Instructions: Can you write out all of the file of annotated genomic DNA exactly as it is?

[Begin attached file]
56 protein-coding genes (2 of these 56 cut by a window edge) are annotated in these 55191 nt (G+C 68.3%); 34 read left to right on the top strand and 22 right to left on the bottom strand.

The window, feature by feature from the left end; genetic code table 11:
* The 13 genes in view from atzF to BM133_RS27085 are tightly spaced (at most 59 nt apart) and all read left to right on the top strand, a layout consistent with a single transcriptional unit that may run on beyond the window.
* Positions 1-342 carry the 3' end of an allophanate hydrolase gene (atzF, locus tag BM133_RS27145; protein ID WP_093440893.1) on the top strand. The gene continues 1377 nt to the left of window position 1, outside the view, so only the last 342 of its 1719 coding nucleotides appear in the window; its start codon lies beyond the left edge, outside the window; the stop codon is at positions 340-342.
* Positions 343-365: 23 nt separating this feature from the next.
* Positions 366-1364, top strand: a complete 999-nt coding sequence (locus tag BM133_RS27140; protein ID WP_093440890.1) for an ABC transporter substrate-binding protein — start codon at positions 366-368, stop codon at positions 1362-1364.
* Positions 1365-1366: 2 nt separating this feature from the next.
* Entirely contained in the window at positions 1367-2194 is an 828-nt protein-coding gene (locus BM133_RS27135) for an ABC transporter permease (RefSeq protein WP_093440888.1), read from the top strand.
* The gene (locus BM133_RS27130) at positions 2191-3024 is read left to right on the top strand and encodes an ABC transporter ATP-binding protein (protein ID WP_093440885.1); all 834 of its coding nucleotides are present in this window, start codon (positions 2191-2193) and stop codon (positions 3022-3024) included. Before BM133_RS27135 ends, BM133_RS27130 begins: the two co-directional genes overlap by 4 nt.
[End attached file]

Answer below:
56 protein-coding genes (2 of these 56 cut by a window edge) are annotated in these 55191 nt (G+C 68.3%); 34 read left to right on the top strand and 22 right to left on the bottom strand.

The window, feature by feature from the left end; genetic code table 11:
* The 13 genes in view from atzF to BM133_RS27085 are tightly spaced (at most 59 nt apart) and all read left to right on the top strand, a layout consistent with a single transcriptional unit that may run on beyond the window.
* Positions 1-342 carry the 3' end of an allophanate hydrolase gene (atzF, locus tag BM133_RS27145; protein ID WP_093440893.1) on the top strand. The gene continues 1377 nt to the left of window position 1, outside the view, so only the last 342 of its 1719 coding nucleotides appear in the window; its start codon lies beyond the left edge, outside the window; the stop codon is at positions 340-342.
* Positions 343-365: 23 nt separating this feature from the next.
* Positions 366-1364, top strand: a complete 999-nt coding sequence (locus tag BM133_RS27140; protein ID WP_093440890.1) for an ABC transporter substrate-binding protein — start codon at positions 366-368, stop codon at positions 1362-1364.
* Positions 1365-1366: 2 nt separating this feature from the next.
* Entirely contained in the window at positions 1367-2194 is an 828-nt protein-coding gene (locus BM133_RS27135) for an ABC transporter permease (RefSeq protein WP_093440888.1), read from the top strand.
* The gene (locus BM133_RS27130) at positions 2191-3024 is read left to right on the top strand and encodes an ABC transporter ATP-binding protein (protein ID WP_093440885.1); all 834 of its coding nucleotides are present in this window, start codon (positions 2191-2193) and stop codon (positions 3022-3024) included. Before BM133_RS27135 ends, BM133_RS27130 begins: the two co-directional genes overlap by 4 nt.